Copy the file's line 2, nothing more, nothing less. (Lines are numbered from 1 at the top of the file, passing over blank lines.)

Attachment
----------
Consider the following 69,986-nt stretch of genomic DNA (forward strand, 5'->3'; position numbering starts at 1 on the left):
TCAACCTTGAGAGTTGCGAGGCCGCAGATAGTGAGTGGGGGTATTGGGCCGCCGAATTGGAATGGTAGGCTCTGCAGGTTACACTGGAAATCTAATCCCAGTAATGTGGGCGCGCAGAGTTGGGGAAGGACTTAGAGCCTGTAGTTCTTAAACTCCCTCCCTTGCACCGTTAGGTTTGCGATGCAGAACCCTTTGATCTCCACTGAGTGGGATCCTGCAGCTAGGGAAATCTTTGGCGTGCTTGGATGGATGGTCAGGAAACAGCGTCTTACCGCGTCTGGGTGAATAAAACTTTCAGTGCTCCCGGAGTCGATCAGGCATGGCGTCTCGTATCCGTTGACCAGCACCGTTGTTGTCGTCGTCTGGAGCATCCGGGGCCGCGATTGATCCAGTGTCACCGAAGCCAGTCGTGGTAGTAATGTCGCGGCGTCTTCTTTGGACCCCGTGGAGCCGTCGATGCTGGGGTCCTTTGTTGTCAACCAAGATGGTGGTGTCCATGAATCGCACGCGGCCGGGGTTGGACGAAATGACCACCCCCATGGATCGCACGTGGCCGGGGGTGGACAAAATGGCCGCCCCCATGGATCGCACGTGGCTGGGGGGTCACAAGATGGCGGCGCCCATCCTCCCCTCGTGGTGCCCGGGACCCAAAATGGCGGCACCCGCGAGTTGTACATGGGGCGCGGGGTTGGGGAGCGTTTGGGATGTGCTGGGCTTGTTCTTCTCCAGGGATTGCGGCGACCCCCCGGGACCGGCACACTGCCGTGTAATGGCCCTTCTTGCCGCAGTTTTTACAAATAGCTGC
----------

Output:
TCAACCTTGAGAGTTGCGAGGCCGCAGATAGTGAGTGGGGGTATTGGGCCGCCGAATTGGAATGGTAGGCTCTGCAGGTTACACTGGAAATCTAATCCCAGTAATGTGGGCGCGCAGAGTTGGGGAAGGACTTAGAGCCTGTAGTTCTTAAACTCCCTCCCTTGCACCGTTAGGTTTGCGATGCAGAACCCTTTGATCTCCACTGAGTGGGATCCTGCAGCTAGGGAAATCTTTGGCGTGCTTGGATGGATGGTCAGGAAACAGCGTCTTACCGCGTCTGGGTGAATAAAACTTTCAGTGCTCCCGGAGTCGATCAGGCATGGCGTCTCGTATCCGTTGACCAGCACCGTTGTTGTCGTCGTCTGGAGCATCCGGGGCCGCGATTGATCCAGTGTCACCGAAGCCAGTCGTGGTAGTAATGTCGCGGCGTCTTCTTTGGACCCCGTGGAGCCGTCGATGCTGGGGTCCTTTGTTGTCAACCAAGATGGTGGTGTCCATGAATCGCACGCGGCCGGGGTTGGACGAAATGACCACCCCCATGGATCGCACGTGGCCGGGGGTGGACAAAATGGCCGCCCCCATGGATCGCACGTGGCTGGGGGGTCACAAGATGGCGGCGCCCATCCTCCCCTCGTGGTGCCCGGGACCCAAAATGGCGGCACCCGCGAGTTGTACATGGGGCGCGGGGTTGGGGAGCGTTTGGGATGTGCTGGGCTTGTTCTTCTCCAGGGATTGCGGCGACCCCCCGGGACCGGCACACTGCCGTGTAATGGCCCTTCTTGCCGCAGTTTTTACAAATAGCTGC